“Bless” those who harm me? You have got to be kidding. What is Peter talking about? The Greek words Peter uses (eulogeō and eulogia) both have to do with wishing favor upon someone—specifically the type of favor wished on someone through prayer. We don’t need a Greek dictionary to figure this out. Just look at the context:

Finally, all of you, live in harmony with one another; be sympathetic, love as brothers, be compassionate and humble. Do not repay evil with evil or insult with insult, but with eulogeō, because to this you were called so that you may inherit eulogia.

From the context, we find the sense of the word. “Favor” works nicely:

Do not repay evil with evil or insult with insult, but with favor, because to this you were called so that you may inherit favor.

If we turn the other cheek, those attempting to inflict pain will be thrown off their game. They will be taken aback. They may even suddenly begin to favor us.

We see the English word “blessed” again in 3:14  “But even if you should suffer for what is right, you are blessed (μακάριος, makarios).” First Peter 3:14 uses makarios, not eulogeō or eulogia. This is a different kind of “blessing” than what we see in 3:9. Makarios is the word we find in Jesus’ “Blessed are you” sayings in Matt 5. Jesus says:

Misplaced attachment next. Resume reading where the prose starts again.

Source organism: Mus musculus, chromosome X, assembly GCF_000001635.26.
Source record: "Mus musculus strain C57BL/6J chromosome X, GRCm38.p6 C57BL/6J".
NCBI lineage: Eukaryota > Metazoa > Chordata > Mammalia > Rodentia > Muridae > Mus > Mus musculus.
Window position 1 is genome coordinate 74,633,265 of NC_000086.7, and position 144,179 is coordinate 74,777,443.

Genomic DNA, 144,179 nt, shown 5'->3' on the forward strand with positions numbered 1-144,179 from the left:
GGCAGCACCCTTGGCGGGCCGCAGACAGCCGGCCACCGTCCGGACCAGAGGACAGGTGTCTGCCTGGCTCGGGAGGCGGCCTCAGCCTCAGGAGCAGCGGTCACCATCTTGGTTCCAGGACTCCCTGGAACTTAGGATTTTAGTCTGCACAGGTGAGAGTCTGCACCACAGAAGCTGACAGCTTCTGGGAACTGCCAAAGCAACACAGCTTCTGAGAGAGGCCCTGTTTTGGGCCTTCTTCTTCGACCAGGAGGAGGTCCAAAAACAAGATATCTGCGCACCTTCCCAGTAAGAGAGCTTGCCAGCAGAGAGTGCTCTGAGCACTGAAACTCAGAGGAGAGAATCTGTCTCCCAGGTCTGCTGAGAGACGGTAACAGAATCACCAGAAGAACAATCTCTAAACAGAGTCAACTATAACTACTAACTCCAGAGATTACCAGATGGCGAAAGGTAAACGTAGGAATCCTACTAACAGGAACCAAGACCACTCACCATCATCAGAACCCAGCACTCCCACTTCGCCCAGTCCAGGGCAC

Blessed are the poor in spirit, for theirs is the kingdom of heaven. Blessed are those who mourn, for they will be comforted. Blessed are the meek, for they will inherit the earth. Blessed are those who hunger and thirst for righteousness, for they will be filled (Matt 5:3–6 NIV).

All of Jesus’ sayings are about how God will vindicate His people—what He will do for them in the future. In His next statement, Jesus even echoes Peter’s logic in 3:9: “Blessed are the merciful, for they will be shown mercy” (Matt 5:7 NIV). If you show mercy, God will be merciful. If you show kindness to other people when they are cruel, they will likely be kind to you. Giving someone what they don’t deserve changes everything, and it results in God’s favor—His future blessing.

The apostle talks about this in depth in his second letter.

Reason 4: God’s Faithfulness